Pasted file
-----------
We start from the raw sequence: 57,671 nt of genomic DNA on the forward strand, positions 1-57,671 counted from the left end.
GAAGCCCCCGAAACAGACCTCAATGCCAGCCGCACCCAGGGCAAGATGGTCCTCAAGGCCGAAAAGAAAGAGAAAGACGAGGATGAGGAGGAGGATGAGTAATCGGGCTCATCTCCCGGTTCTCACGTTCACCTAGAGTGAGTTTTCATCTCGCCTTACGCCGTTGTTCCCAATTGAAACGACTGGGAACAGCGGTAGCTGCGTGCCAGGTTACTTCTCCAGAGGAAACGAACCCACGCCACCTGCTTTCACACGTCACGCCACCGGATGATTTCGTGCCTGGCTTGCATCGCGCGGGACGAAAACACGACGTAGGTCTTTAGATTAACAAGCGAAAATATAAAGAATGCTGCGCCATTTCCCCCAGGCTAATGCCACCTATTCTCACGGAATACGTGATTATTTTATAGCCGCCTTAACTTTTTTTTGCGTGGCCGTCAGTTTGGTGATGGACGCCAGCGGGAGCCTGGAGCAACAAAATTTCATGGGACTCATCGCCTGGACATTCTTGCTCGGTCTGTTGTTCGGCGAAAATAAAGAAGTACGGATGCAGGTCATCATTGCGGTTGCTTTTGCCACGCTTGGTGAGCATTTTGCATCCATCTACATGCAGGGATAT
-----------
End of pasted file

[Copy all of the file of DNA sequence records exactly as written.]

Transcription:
We start from the raw sequence: 57,671 nt of genomic DNA on the forward strand, positions 1-57,671 counted from the left end.
GAAGCCCCCGAAACAGACCTCAATGCCAGCCGCACCCAGGGCAAGATGGTCCTCAAGGCCGAAAAGAAAGAGAAAGACGAGGATGAGGAGGAGGATGAGTAATCGGGCTCATCTCCCGGTTCTCACGTTCACCTAGAGTGAGTTTTCATCTCGCCTTACGCCGTTGTTCCCAATTGAAACGACTGGGAACAGCGGTAGCTGCGTGCCAGGTTACTTCTCCAGAGGAAACGAACCCACGCCACCTGCTTTCACACGTCACGCCACCGGATGATTTCGTGCCTGGCTTGCATCGCGCGGGACGAAAACACGACGTAGGTCTTTAGATTAACAAGCGAAAATATAAAGAATGCTGCGCCATTTCCCCCAGGCTAATGCCACCTATTCTCACGGAATACGTGATTATTTTATAGCCGCCTTAACTTTTTTTTGCGTGGCCGTCAGTTTGGTGATGGACGCCAGCGGGAGCCTGGAGCAACAAAATTTCATGGGACTCATCGCCTGGACATTCTTGCTCGGTCTGTTGTTCGGCGAAAATAAAGAAGTACGGATGCAGGTCATCATTGCGGTTGCTTTTGCCACGCTTGGTGAGCATTTTGCATCCATCTACATGCAGGGATAT